For linear regression, if $y$ actually depends on two positively correlated covariates $x_1$ and $x_2$ (we can call it the true model), and if we only include one covariate, say $x_1$, in the regression model (we can call it the working model), its coefficient $\beta_1$ will be overestimated. This makes intuitive sense, because now $\beta_1$ represents the effect of both $x_1$ and $x_2$. One can in fact derive that $\tilde{\beta}_1 = \beta_1 + \rho \beta_2$, where $\tilde{\beta}_1$ is the apparent coefficient of $x_1$ in the working model, $\beta_1$ and $\beta_2$ are the actual coefficients of $x_1$ and $x_2$ in the true model, and $\rho$ is the correlation coefficient between $x_1$ and $x_2$. (The derivation is appended at the end.)

Now I am interested in the same question for Cox proportional hazard model. To my surprise, I observe that when the true model has positively-correlated $x_1$ and $x_2$, and the working model has only $x_1$, $\beta_1$ is in fact underestimated, at least when estimated using Cox's partial likelihood method. Here are my simulation codes with some explanatory comments.


n <- 100000

# set the correlation coefficient to be 0.5
sigma <- matrix(c(1,0.5,0.5,1), ncol=2)
X <- rmvnorm(n=n, mean=c(0,0), sigma=sigma)

x1 <- X[,1]
x2 <- X[,2]

b1 <- 1
b2 <- 3

# relative hazards
relhazs <- exp(b1*x1 + b2*x2)

# event times
# assume baseline hazard is a constant function at 1
# so the survival times are simply exp distributed
etimes <- rexp(n, relhazs)

# assume no censorship for simplicity
status <- rep(1, n)

dat <- data.frame(id=1:n,


coxph(formula = Surv(time, status) ~ x1 + x2, data = dat, control = coxph.control(timefix = FALSE))

        coef exp(coef)  se(coef)     z      p
x1  1.004289  2.729965  0.004424 227.0 <2e-16
x2  2.991976 19.925012  0.008271 361.7 <2e-16

Likelihood ratio test=236231  on 2 df, p=< 2.2e-16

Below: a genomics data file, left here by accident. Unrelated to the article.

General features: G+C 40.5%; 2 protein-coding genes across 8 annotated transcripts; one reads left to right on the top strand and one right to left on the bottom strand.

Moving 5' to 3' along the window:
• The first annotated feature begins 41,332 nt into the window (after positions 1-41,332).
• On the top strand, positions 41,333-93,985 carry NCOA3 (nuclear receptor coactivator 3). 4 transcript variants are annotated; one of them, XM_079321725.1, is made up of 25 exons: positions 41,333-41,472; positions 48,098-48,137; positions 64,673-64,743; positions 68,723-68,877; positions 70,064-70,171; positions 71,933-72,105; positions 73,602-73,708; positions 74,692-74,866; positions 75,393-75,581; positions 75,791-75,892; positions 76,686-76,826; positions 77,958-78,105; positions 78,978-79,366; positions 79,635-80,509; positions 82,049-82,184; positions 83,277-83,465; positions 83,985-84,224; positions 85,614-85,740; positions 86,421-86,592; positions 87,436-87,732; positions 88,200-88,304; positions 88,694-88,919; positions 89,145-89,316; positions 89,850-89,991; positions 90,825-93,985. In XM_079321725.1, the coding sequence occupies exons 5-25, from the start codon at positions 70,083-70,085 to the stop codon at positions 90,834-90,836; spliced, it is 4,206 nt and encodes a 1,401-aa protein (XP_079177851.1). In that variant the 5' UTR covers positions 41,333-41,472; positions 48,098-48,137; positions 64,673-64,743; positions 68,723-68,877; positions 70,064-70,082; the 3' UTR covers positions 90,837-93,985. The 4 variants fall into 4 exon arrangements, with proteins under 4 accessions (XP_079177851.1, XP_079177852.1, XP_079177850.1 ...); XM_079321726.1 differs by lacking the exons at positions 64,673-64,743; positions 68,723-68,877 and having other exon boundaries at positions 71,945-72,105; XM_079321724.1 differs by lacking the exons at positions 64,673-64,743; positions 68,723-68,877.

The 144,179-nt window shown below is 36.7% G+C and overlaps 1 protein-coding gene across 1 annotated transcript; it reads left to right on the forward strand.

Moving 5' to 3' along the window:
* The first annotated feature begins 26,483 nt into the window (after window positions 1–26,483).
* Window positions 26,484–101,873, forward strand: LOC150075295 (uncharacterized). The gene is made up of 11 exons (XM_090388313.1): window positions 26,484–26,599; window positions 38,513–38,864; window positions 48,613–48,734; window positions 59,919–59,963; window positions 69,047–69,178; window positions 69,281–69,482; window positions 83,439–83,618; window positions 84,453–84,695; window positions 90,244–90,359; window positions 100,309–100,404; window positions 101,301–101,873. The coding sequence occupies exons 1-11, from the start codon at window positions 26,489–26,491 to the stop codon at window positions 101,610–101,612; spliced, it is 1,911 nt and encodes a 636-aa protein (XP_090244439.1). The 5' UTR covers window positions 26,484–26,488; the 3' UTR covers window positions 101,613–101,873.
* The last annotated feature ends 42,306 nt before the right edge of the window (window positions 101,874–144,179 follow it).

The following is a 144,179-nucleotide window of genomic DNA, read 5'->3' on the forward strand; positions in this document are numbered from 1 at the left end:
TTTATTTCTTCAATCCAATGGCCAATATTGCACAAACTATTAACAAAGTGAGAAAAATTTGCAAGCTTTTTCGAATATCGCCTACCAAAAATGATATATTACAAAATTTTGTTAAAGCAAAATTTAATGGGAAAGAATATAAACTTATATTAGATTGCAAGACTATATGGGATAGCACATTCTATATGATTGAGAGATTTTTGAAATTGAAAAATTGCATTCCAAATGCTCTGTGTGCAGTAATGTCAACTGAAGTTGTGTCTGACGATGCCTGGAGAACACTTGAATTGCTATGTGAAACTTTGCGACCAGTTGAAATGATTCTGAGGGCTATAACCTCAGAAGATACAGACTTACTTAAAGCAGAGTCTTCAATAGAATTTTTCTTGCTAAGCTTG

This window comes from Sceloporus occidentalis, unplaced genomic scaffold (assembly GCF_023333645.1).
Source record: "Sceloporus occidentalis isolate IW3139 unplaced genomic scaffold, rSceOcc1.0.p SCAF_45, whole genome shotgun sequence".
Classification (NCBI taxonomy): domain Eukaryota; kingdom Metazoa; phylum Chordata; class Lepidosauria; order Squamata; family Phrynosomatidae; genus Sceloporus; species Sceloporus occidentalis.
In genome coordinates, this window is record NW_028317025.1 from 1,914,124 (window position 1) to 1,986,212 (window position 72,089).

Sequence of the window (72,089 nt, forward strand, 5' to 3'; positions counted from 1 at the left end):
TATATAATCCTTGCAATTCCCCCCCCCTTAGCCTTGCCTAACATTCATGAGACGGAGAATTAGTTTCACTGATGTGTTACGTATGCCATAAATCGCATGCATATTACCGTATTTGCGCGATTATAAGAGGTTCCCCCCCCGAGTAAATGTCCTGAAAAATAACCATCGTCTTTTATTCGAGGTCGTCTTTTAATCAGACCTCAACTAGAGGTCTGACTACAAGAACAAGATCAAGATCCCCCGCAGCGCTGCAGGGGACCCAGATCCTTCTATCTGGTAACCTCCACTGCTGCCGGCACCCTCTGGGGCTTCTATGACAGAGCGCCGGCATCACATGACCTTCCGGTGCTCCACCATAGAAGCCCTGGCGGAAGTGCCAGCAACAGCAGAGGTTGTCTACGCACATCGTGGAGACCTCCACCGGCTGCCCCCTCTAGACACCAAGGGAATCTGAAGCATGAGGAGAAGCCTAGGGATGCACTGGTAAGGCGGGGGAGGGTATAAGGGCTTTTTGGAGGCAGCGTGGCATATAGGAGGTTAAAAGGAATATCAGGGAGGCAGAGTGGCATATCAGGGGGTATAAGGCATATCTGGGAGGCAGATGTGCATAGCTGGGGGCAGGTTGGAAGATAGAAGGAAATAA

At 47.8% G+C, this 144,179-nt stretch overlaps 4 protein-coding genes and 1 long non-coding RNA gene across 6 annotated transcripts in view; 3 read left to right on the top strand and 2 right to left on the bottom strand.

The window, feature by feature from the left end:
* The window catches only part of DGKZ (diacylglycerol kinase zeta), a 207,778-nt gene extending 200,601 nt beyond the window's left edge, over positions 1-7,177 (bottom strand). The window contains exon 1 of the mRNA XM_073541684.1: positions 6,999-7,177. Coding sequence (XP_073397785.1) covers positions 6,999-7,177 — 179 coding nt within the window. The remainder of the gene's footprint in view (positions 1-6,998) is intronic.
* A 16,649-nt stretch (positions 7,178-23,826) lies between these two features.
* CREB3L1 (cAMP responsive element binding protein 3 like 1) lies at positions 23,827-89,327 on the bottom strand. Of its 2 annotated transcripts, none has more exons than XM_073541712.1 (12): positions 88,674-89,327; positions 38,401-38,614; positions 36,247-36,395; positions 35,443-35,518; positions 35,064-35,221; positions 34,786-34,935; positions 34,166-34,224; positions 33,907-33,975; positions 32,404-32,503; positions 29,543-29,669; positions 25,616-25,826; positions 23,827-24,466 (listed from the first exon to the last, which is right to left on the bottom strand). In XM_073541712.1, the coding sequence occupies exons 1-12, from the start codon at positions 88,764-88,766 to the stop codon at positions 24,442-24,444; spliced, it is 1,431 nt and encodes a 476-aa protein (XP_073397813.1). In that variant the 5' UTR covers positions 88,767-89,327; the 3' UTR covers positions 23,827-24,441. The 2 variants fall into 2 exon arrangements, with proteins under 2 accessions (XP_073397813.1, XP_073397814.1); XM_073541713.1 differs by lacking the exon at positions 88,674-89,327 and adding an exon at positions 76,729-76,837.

n= 100000, number of events= 1e+05
coxph(formula = Surv(time, status) ~ x1, data = dat, control = coxph.control(timefix = FALSE))

       coef exp(coef) se(coef)     z      p
x1 0.837905  2.311519 0.003825 219.1 <2e-16

Likelihood ratio test=49198  on 1 df, p=< 2.2e-16
n= 100000, number of events= 1e+05

My questions:

  1. Why the underestimation?
  2. Can we possibly derive some analytical relationship between $\tilde{\beta}_1$, $\beta_1$, $\beta_2$ and $\rho$ in this case, just like what we did for linear regression, even for some simple baseline distribution such as $\text{Exp}(1)$ in my simulation?
  3. If I estimate the parameters using a parametric model, then $\beta_1$ is indeed overestimated (please see below). Why the difference between Cox's semi-parametric partial-likelihood-based estimation and parametric full-likelihood-based estimation?
survreg(formula = Surv(time, status) ~ x1 + x2 + 0, data = dat, 
    dist = "exp")

       x1        x2 
-1.004653 -2.993058 

Scale fixed at 1 

Loglik(model)= -100274.9   Loglik(intercept only)= -655669.9
    Chisq= 1110790 on 1 degrees of freedom, p= <2e-16 
n= 100000 
survreg(formula = Surv(time, status) ~ x1 + 0, data = dat, dist = "exp")


Scale fixed at 1 

Loglik(model)= -1302576   Loglik(intercept only)= -655669.9
n= 100000 


For linear regression, suppose the true model is $y=\beta_1 x_1 + \beta_2 x_2 + \epsilon$, and the working model is $y=\tilde{\beta}_1 x_1 + \tilde{\epsilon}$. Without the loss of generality, assume $x_1$ and $x_2$ are standardized, so $x_2=\rho x_1$ where $\rho$ is the correlation coefficient. Equating the $y$ in the two equations and plugging in $x_2=\rho x_1$ give $\tilde{\beta}_1 = \beta_1 + \rho \beta_2$.

  • 2
    $\begingroup$ You might be interested in this post which cites two papers on the non-parametric estimation of the HR. The general relationship is quite complex, but basically you integrate over the distribution of your X $\endgroup$
    – AdamO
    Commented Mar 19, 2019 at 18:03
  • 1